I should start with a disclaimer. I have no love for VB. I'm a C# developer, but more to the point, I'm a C developer. I grew up on C-based or at least C-styled languages. That perhaps makes me biased against a language like VB, in the first place. That said, there's very good and unbiased reasons to move on from VB.
Microsoft's VB Strategy
Microsoft recently released a blog post detailing their strategies for the core .NET languages: C#, VB, and F#. The VB team followed that up with a post of their own, specific to VB. While both maintain a commitment to VB in the future, there are words that should give current and potential VB developers pause:
“We will focus innovation on the core scenarios and domains where VB is popular.”
The .NET Language Strategy
“But with regard to the cloud and mobile, development beyond Visual Studio on Windows and for non-Windows platforms, and bleeding edge technologies we are leading with C#.”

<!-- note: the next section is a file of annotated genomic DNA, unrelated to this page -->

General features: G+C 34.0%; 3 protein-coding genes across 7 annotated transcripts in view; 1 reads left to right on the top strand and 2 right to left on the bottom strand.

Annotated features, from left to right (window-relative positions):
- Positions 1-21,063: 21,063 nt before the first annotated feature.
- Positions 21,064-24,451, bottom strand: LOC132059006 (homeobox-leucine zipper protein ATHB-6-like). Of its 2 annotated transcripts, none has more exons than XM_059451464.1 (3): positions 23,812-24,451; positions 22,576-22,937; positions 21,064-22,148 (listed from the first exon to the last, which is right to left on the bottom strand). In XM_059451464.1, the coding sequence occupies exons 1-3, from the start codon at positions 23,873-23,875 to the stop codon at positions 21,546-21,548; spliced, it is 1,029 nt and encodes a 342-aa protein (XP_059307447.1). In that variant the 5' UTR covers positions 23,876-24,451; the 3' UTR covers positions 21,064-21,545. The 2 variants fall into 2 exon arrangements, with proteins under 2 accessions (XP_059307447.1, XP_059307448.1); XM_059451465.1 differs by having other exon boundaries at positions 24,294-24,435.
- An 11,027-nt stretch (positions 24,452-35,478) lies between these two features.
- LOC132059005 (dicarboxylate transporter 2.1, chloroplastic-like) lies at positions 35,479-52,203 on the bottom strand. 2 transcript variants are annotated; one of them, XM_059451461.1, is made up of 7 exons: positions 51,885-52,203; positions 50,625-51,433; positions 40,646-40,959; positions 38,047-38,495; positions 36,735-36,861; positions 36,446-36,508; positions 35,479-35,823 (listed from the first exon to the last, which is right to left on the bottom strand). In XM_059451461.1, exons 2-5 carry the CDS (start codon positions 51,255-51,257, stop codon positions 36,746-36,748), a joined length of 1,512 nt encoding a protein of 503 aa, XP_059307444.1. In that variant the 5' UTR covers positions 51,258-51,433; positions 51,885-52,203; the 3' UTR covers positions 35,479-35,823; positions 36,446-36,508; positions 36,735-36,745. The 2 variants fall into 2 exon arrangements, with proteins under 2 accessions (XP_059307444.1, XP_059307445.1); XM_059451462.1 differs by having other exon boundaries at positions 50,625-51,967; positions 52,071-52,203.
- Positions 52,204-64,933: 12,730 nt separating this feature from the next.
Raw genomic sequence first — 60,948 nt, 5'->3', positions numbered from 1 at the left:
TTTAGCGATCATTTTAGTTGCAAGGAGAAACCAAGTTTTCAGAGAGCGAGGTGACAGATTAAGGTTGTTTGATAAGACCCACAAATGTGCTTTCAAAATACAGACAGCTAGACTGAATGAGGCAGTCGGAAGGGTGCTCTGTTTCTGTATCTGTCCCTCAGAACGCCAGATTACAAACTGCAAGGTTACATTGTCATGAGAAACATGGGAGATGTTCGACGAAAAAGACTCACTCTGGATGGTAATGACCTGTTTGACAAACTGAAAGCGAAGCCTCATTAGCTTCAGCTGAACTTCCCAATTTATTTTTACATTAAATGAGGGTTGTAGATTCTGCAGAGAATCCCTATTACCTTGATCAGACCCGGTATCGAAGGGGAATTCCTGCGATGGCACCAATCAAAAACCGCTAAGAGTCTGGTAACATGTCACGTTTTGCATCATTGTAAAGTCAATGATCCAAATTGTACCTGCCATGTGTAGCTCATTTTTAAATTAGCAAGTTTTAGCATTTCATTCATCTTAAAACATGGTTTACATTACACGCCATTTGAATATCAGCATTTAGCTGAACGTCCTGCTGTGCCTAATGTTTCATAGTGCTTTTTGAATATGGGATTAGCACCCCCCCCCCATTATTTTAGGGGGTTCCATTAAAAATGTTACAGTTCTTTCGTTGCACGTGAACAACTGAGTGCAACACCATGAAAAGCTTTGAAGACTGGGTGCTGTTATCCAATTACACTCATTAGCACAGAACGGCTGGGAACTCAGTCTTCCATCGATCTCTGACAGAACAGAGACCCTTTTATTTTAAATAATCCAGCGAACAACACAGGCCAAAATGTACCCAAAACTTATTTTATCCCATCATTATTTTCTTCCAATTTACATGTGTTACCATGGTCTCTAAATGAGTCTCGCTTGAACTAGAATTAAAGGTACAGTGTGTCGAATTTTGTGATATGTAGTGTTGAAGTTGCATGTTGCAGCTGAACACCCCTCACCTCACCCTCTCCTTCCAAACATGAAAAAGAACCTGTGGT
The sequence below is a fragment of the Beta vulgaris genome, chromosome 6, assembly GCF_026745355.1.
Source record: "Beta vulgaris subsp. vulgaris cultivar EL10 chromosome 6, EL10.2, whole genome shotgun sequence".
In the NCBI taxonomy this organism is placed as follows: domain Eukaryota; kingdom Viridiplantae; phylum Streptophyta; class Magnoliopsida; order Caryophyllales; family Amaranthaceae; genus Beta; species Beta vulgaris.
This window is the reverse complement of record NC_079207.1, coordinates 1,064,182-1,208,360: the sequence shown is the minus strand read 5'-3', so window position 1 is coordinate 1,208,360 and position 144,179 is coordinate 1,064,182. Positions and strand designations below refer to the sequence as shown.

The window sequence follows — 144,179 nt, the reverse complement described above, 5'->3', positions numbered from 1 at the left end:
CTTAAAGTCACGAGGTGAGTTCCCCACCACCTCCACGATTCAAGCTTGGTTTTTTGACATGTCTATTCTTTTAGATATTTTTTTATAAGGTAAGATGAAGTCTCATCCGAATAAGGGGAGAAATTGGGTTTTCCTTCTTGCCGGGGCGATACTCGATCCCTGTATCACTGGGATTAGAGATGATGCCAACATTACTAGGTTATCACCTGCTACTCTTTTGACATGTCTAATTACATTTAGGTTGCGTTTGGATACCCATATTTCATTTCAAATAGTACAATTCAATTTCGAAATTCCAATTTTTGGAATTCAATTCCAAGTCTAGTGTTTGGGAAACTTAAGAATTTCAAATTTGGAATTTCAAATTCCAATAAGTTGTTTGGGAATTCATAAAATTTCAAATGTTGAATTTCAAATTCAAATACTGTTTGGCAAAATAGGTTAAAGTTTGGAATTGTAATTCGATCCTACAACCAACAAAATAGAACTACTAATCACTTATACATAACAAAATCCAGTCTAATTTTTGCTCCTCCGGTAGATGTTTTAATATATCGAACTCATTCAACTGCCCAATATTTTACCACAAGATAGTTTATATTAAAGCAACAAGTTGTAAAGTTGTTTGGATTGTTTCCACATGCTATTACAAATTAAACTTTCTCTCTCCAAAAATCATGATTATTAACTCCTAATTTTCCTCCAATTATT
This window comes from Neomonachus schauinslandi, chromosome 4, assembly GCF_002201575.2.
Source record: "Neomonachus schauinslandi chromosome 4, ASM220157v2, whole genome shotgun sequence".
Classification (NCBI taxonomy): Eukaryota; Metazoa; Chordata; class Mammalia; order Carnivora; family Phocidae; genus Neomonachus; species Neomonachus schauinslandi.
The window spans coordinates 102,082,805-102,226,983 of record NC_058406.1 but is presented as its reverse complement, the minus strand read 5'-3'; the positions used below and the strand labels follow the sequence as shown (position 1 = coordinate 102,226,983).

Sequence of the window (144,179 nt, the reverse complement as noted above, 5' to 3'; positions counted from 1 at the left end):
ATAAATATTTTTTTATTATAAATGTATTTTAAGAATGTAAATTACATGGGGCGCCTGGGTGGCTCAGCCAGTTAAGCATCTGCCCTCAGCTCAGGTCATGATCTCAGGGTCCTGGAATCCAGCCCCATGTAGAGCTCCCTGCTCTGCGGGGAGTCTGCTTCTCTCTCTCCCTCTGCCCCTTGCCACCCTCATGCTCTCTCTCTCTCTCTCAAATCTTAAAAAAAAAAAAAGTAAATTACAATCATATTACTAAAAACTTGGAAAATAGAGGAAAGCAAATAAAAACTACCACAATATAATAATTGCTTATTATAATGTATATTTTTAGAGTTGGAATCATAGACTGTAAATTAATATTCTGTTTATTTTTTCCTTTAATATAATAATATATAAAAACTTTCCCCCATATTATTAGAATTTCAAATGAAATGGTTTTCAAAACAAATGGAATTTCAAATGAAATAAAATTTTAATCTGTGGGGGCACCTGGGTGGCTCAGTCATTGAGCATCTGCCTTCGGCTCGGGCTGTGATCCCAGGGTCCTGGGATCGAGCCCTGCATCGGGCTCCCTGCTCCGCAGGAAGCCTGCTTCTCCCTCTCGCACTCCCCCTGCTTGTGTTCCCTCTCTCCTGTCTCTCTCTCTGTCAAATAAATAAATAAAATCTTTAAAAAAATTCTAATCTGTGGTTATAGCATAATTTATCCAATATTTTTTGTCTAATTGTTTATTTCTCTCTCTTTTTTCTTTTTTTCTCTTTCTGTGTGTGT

Digging Deeper into the Visual Basic Language Strategy
If you're interested in VB development, both posts are worth a full read, but the long and short is this: VB will be confined to Windows (WinForms) and Web Form development on Windows. That may not seem altogether discouraging on first glance, until you take into account Microsoft's overall strategy. Mobile is where it's at, and Microsoft's mobile platform has struggled to gain ground. Their acquisition of Xamarin is letting them extend their ecosystem into iOS and Android, where both the developers and the userbase exists. As reported by StatCounter earlier this month, Android has overtaken Windows (the desktop OS) in terms of Internet usage, for the first time. The Cloud is also big on Microsoft's mind, mostly spurred by increased mobile usage. Their Azure platform has become a headline component of their ecosystem, and now enjoys deep integration into Visual Studio.